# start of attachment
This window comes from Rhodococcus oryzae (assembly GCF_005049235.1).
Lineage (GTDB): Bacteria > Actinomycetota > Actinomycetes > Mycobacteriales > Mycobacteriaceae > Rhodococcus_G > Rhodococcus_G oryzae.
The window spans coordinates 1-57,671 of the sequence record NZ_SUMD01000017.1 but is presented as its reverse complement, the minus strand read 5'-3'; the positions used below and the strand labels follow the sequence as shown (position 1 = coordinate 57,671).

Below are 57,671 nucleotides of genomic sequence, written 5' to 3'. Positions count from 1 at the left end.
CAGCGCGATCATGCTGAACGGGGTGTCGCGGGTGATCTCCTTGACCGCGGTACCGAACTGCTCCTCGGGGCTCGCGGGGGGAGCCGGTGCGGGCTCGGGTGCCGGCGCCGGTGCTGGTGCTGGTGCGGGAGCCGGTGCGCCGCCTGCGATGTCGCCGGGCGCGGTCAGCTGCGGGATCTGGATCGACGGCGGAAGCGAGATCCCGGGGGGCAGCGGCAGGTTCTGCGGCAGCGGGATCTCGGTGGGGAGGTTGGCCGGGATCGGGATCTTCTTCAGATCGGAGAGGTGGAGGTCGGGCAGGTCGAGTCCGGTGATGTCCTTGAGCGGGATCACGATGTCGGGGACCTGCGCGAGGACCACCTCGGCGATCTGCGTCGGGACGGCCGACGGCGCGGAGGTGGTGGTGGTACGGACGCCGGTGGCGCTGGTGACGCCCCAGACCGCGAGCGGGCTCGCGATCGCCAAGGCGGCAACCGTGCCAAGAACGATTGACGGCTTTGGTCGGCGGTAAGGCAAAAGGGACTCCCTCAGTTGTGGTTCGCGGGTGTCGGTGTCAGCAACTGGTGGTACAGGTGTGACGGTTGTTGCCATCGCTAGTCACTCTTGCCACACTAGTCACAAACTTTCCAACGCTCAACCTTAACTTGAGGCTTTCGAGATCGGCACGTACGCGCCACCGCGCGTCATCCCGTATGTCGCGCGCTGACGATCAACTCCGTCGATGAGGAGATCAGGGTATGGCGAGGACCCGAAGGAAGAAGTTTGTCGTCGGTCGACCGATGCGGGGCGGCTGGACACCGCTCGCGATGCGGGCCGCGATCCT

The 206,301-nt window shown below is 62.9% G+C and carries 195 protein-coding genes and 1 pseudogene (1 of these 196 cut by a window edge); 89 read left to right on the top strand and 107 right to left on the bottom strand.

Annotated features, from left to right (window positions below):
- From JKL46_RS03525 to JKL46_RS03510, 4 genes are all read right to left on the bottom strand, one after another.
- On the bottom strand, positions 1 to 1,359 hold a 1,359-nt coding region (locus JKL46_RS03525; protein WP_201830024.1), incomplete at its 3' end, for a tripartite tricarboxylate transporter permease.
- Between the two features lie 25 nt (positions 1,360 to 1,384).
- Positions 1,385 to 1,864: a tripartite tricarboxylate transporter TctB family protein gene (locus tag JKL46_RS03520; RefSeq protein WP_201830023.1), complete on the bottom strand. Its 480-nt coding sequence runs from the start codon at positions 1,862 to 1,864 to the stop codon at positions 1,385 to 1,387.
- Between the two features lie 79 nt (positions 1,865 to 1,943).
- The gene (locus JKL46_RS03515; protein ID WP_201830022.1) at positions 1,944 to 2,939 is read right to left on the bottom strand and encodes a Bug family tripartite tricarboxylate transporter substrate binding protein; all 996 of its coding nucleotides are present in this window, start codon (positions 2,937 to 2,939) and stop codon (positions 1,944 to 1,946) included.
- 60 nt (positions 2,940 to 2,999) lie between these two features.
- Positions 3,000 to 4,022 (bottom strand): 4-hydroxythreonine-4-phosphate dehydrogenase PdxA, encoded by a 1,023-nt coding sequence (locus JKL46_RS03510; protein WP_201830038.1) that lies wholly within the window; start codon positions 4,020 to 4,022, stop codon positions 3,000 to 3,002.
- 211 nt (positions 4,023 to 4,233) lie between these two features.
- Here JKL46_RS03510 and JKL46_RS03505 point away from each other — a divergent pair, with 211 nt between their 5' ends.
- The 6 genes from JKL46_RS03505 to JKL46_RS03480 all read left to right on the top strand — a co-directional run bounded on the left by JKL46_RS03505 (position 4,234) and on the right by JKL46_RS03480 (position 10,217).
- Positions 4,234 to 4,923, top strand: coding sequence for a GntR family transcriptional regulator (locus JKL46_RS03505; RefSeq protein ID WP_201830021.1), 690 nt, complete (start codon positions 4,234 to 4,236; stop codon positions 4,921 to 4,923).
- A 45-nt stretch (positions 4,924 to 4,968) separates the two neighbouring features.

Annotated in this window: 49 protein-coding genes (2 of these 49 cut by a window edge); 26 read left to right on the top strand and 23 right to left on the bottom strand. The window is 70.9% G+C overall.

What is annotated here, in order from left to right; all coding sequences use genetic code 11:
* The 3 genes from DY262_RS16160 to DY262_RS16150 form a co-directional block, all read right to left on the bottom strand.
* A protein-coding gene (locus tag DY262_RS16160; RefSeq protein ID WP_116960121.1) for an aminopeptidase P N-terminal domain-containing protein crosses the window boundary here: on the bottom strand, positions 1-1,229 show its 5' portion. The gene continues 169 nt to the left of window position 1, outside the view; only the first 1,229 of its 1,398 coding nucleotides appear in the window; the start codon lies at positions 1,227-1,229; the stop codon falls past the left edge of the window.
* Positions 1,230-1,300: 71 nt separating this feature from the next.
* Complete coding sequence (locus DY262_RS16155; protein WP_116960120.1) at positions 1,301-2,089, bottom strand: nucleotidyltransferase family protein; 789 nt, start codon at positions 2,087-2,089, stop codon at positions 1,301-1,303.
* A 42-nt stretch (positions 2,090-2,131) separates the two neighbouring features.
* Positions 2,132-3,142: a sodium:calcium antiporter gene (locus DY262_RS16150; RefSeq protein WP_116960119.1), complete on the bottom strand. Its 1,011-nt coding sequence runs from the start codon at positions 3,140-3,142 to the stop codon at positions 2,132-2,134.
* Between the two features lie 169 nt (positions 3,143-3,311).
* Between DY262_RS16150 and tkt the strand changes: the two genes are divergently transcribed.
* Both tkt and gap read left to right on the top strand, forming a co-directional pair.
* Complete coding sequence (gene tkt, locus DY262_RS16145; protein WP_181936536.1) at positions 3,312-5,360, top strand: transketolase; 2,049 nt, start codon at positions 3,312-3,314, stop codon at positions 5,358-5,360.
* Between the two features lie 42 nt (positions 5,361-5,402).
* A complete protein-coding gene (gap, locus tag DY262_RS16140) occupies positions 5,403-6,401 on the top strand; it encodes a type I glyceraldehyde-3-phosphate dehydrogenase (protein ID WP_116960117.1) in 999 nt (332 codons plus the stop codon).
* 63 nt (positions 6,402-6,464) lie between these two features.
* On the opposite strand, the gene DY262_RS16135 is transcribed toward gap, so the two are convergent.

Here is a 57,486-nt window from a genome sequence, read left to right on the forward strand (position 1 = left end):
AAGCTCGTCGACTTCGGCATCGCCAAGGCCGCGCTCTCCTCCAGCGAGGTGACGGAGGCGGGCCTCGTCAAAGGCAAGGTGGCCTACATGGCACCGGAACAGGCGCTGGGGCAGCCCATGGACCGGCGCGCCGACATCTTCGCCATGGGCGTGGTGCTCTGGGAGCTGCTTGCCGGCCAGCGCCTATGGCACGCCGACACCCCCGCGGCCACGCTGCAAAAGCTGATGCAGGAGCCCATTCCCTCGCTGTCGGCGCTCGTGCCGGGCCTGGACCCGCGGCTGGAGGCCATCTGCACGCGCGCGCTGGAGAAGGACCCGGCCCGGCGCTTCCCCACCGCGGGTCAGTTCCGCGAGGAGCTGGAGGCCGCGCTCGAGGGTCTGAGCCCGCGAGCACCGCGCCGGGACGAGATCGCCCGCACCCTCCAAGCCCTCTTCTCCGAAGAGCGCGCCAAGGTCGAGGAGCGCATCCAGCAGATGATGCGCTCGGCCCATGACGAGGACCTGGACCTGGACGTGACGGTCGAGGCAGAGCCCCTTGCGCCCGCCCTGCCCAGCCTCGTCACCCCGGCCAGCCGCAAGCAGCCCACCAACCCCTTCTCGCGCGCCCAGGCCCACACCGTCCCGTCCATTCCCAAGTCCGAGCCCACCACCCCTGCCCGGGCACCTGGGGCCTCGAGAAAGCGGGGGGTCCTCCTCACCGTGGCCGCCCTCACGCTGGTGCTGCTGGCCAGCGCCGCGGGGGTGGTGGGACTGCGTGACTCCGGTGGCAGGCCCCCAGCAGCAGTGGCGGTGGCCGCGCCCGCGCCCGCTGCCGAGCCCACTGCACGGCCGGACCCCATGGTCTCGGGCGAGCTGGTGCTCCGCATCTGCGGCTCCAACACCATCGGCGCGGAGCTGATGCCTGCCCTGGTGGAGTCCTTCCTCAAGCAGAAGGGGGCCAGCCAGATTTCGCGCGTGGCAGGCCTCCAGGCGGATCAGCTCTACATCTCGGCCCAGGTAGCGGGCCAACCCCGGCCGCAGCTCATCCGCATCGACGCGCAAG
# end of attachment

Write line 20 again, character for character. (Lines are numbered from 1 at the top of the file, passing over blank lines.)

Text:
- A 45-nt stretch (positions 4,924 to 4,968) separates the two neighbouring features.